When every micrometer counts
When every micrometer counts
Calibration target with 1,000 line pairs per millimeter
Since each microscope has a different lens, screen or camera, it is necessary to make a comparison to a standard. In order to perform a calibration or machine capability analysis for these high-precision measurements, appropriate reticles, dials, test plates or calibration plates are required.
Common USAF test targets end at a frequency of approx. 250 line pairs per millimeter, i.e. 2µm per line in terms of resolution. Also other scales available on the market have mostly only structure widths of several micrometers. Opto's new calibration standard with its 1,000 line pairs per mm (0.5µm) and the integrated Siemens star with tip geometries of 500nm is therefore very far ahead.
Distortion error in image field
Particularly in the manufacture of microsystems, the highest demands are placed on process control in the µ range. In addition to resolution, distortion and the calibration of absolute lengths are also critical specifications that are often required. The calibration target contains point grids with diameters of 10 and 20 µm, respectively, which have been specially developed for microscopy and industrial image processing and are suitable for determining distortion errors in the image field. This allows image analysis systems to be adjusted and corrected. Contrast patterns are also applied with inverse structures in different sizes. The 20mm long integrated scale with 10µm steps is optimal for the calibration of measuring instruments. During production, great importance was attached to maximum reflection and high-resolution flanks (light-dark transitions). All optical parameters of a microscope and image analysis system can be measured and calibrated with a single calibration plate. The calibration plates are optionally supplied with a DKD certificate in order to be able to prove the measuring capability according to DIN ISO. Individual distances or diameters are measured and documented according to standards by certified institutes and are therefore suitable for proving the measuring capability of systems. Mounted on microscope carriers of the standard size of 76x26x4.5mm, they can be easily held and transported and used with common microscopes or measuring instruments.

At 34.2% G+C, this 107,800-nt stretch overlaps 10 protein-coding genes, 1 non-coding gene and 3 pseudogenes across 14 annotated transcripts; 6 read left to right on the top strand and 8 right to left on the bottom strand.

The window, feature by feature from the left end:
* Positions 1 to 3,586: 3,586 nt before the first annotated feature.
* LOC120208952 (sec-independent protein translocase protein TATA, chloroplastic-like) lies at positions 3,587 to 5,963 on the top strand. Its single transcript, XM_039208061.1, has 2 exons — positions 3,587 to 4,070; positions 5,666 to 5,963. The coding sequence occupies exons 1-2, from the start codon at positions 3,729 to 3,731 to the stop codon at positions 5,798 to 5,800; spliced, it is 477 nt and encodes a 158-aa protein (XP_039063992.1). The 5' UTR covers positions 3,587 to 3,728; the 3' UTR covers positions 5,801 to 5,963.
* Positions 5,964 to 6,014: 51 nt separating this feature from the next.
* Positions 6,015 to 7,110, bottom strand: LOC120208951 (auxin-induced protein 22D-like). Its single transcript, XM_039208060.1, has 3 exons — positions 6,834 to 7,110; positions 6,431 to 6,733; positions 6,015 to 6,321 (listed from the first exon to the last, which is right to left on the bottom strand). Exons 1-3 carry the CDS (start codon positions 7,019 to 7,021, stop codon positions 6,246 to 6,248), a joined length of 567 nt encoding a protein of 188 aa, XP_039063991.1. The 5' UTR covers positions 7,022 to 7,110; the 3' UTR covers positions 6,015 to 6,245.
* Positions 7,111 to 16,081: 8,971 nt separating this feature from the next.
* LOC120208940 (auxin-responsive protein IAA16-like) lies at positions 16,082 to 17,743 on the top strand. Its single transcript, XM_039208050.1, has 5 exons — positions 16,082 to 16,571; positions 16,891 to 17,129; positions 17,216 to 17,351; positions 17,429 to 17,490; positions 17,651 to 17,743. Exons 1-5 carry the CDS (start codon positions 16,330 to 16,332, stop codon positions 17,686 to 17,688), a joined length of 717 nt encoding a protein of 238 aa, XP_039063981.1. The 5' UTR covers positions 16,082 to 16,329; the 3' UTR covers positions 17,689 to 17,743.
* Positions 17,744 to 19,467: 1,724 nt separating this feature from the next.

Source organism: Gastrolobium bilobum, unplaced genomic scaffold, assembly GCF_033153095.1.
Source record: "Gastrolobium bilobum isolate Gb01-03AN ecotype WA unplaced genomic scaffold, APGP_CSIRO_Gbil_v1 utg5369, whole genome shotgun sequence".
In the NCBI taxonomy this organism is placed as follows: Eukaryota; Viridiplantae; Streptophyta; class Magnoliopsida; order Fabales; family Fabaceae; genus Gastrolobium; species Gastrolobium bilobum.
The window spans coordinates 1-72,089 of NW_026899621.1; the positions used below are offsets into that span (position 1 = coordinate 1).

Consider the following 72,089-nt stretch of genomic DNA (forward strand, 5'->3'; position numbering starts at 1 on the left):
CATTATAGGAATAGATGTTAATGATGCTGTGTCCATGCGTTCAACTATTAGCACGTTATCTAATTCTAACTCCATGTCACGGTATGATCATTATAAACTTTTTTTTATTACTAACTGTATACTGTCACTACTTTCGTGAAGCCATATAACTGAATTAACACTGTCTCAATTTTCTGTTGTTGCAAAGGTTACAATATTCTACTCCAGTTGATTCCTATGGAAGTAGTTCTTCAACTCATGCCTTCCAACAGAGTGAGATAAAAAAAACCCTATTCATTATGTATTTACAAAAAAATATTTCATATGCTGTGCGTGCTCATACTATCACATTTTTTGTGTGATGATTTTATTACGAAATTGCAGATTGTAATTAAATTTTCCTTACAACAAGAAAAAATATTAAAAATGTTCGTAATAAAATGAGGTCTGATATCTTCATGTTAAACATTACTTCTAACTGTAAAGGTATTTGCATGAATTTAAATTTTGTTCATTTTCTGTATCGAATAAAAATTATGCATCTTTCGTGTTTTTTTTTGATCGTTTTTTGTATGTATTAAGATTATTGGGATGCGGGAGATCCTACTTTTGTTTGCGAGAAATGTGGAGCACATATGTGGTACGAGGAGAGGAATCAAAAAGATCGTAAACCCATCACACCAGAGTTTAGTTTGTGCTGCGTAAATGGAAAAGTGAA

Particle standard for residual dirt analysis
In addition to the requirements for dimensional accuracy, the verification of algorithms is increasingly required. For example, the residual dirt analysis requires how long a fiber is. The problem here is that a camera only sees a curved black line on a background that is unfortunately not always white. So how does the software know to stretch the fiber before it misses from start to finish? Or when two fibers lie on top of each other. Where does one end and the other begin? These are simple examples, which become even more complex and diverse, especially with hardly predictable samples. Therefore, a particle standard was developed to which clearly defined shapes and pattern particles were applied on a field of 50x50mm. The particle target has become the standard in this market. It can be used to compare the performance of different systems as well as a calibration standard for your own device. Both targets are supplied in a protective cover made of precious wood, in which they can be conveniently transported and stored.
Author: Markus Riedi, CEO, Opto GmbH